Charli XCX Is Headed To The Upside Down
Her reign continues with a Doritos and Stranger Things collab.
On Stranger Things, the residents of Hawkins, Indiana, fear the Upside Down: an alternate dimension where dense fog, piercing screams, and humanoids rule. At a Charli XCX concert, these same macabre qualities are hyped. Come to think of it, maybe Demogorgons are the original e-boys.
It should come as little surprise, then, that the “You Used To Know Me” singer feels right at home in the Upside Down. Volume 1 of Stranger Things Season 4 premieres on May 27. About a month later, Charli XCX will co-headline a virtual concert on June 23 alongside ‘80s icons The Go-Go’s, Soft Cell, and Corey Hart. The premise sounds like a Saturday Night Live sketch, but, like, a good one: In 1986, a tour bus on its way to Doritos Music Fest crashes near Hawkins, leaving the headliners vanishing into the Upside Down.
Charli XCX, who is currently touring her fifth album, Crash, is often praised for pushing pop music forward. (Beethoven would’ve loved “Lightning.”) So it makes sense that the biggest swerve the British singer can make today is going back in time to the 1980s, when her current penchant for big hair, car imagery, and synth sounds soared.
Ahead of her trip to the Upside Down, Charli XCX spoke with Elite Daily about the virtual concert, her new song “Hot Girl” (Angels, this one is for you “Vroom Vroom” heads), and her aspirations for Julia Fox to star in her next music video. Talk about iconic.
This interview has been edited and condensed for length and clarity.
Elite Daily: Tell me why you partnered with Doritos and Stranger Things for the upcoming concert.
Charli XCX: My most recent album has been pretty heavily inspired by elements of '80s music and pop culture, so it kind of just felt like a natural fit. I've actually done a collaboration with one of those [co-headlining] artists. I'm not allowed to tell you who at the moment. I guess you'll have to watch the show on June 23rd to find out, but it's pretty iconic. So yeah, it's exciting.
ED: I'm excited to hear what that collaboration is. Do you have a favorite '80s-inspired style trend? You've done so many, especially during this Crash era.
CX: The thing that I'm personally taking most from the '80s right now is big hair, like almost comically big, big hair. I'm really into that right now. Lot of back-combing [and] lot of high-front bits. That is what I'm really into, like this bombshell hair.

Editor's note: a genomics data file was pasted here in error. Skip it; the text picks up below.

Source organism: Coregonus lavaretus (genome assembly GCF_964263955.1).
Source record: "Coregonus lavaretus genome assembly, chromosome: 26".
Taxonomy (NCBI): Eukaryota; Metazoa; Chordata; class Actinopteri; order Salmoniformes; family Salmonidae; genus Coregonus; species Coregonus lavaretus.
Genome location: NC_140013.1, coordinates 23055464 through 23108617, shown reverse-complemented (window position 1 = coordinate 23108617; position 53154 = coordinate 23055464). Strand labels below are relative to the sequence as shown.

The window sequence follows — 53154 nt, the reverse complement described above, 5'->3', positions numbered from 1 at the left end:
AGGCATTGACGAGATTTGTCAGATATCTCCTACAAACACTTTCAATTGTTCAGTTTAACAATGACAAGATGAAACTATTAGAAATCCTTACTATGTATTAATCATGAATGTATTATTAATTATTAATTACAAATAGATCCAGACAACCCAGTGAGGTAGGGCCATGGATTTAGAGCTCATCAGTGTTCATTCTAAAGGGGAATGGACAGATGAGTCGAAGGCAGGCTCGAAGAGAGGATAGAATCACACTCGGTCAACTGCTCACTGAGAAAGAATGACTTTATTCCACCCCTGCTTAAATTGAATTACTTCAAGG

ED: So switching gears to Crash, are fans going to get a music video for “Yuck”?
CX: We are. That's the plan. I don't know if this will come true, but my dream is that I really want Julia Fox to be in the video for “Yuck.” I thought it would be cool if we could both be just taking billionaires' money in the video and then going and spending it, basically. That's the concept that I have so far. I haven't run it by her. I don't really know her, but I'm hoping that she'll be down.
ED: That has me wondering: Have you ever thought about who would play you in a movie? You both have a similar style.
CX: Julia is queen, and that would be iconic. Christina Ricci would be cool. Oh, I mean Fairuza Balk is pretty cool. She was Nancy in The Craft. Any of them I think would be great.
ED: That’s a good list. So you've been very open about how this era of Crash is embracing your main pop girl moment, which, as you’ve said, may have been unexpected for your fans. Do you have ideas for what your next switch-up could be?
CX: I have not begun to think about this. I am still, like, being on tour and still very much immersed in the Crash world. I'm still wearing those clothes and doing the hair and the makeup and singing the songs. So I'm not really thinking about anything else just yet. I might do a few more singles from this album anyways, so I'm not quite there yet. And I think I need a break or something before I have a breakdown. So yeah, I'll probably just take a pause. I definitely need to go back to the drawing board and kind of figure out what inspires me.
ED: This connects to your Alone Together doc, where you deal with workaholism while making your previous record, How I’m Feeling Now. Do you think embracing being a public figure on Crash was a response to burnout and the difficulty of going through the day-to-day so intentionally?